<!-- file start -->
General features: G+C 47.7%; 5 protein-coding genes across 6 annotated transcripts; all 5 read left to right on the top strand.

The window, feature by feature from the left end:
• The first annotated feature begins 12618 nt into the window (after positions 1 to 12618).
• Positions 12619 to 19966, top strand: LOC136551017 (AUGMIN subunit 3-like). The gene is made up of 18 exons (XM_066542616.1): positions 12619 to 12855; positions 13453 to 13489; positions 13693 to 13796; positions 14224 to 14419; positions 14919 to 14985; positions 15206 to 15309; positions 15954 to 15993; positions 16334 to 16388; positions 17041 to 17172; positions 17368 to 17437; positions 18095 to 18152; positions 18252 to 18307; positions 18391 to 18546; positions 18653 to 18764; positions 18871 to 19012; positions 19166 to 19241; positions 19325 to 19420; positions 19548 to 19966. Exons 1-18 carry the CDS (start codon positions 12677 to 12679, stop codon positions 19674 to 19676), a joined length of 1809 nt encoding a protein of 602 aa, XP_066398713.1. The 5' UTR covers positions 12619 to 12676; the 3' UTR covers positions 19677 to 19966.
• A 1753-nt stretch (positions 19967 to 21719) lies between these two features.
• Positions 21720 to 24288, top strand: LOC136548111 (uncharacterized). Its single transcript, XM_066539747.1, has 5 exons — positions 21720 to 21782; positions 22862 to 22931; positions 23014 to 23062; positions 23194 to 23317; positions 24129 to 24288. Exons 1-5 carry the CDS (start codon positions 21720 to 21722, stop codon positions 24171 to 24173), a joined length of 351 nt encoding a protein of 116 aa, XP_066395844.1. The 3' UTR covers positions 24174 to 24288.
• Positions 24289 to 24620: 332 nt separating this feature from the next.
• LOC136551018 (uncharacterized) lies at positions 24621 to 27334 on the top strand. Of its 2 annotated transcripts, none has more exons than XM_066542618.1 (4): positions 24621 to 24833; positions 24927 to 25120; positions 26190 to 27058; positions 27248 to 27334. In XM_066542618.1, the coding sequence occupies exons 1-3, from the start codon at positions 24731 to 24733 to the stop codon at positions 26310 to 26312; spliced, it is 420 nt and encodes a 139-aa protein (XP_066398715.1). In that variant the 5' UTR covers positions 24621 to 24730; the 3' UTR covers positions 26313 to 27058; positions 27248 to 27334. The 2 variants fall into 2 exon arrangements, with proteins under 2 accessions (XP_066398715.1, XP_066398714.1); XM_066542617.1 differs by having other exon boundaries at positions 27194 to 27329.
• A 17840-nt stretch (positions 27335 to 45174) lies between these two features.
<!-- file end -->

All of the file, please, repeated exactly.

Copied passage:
General features: G+C 47.7%; 5 protein-coding genes across 6 annotated transcripts; all 5 read left to right on the top strand.

The window, feature by feature from the left end:
• The first annotated feature begins 12618 nt into the window (after positions 1 to 12618).
• Positions 12619 to 19966, top strand: LOC136551017 (AUGMIN subunit 3-like). The gene is made up of 18 exons (XM_066542616.1): positions 12619 to 12855; positions 13453 to 13489; positions 13693 to 13796; positions 14224 to 14419; positions 14919 to 14985; positions 15206 to 15309; positions 15954 to 15993; positions 16334 to 16388; positions 17041 to 17172; positions 17368 to 17437; positions 18095 to 18152; positions 18252 to 18307; positions 18391 to 18546; positions 18653 to 18764; positions 18871 to 19012; positions 19166 to 19241; positions 19325 to 19420; positions 19548 to 19966. Exons 1-18 carry the CDS (start codon positions 12677 to 12679, stop codon positions 19674 to 19676), a joined length of 1809 nt encoding a protein of 602 aa, XP_066398713.1. The 5' UTR covers positions 12619 to 12676; the 3' UTR covers positions 19677 to 19966.
• A 1753-nt stretch (positions 19967 to 21719) lies between these two features.
• Positions 21720 to 24288, top strand: LOC136548111 (uncharacterized). Its single transcript, XM_066539747.1, has 5 exons — positions 21720 to 21782; positions 22862 to 22931; positions 23014 to 23062; positions 23194 to 23317; positions 24129 to 24288. Exons 1-5 carry the CDS (start codon positions 21720 to 21722, stop codon positions 24171 to 24173), a joined length of 351 nt encoding a protein of 116 aa, XP_066395844.1. The 3' UTR covers positions 24174 to 24288.
• Positions 24289 to 24620: 332 nt separating this feature from the next.
• LOC136551018 (uncharacterized) lies at positions 24621 to 27334 on the top strand. Of its 2 annotated transcripts, none has more exons than XM_066542618.1 (4): positions 24621 to 24833; positions 24927 to 25120; positions 26190 to 27058; positions 27248 to 27334. In XM_066542618.1, the coding sequence occupies exons 1-3, from the start codon at positions 24731 to 24733 to the stop codon at positions 26310 to 26312; spliced, it is 420 nt and encodes a 139-aa protein (XP_066398715.1). In that variant the 5' UTR covers positions 24621 to 24730; the 3' UTR covers positions 26313 to 27058; positions 27248 to 27334. The 2 variants fall into 2 exon arrangements, with proteins under 2 accessions (XP_066398715.1, XP_066398714.1); XM_066542617.1 differs by having other exon boundaries at positions 27194 to 27329.
• A 17840-nt stretch (positions 27335 to 45174) lies between these two features.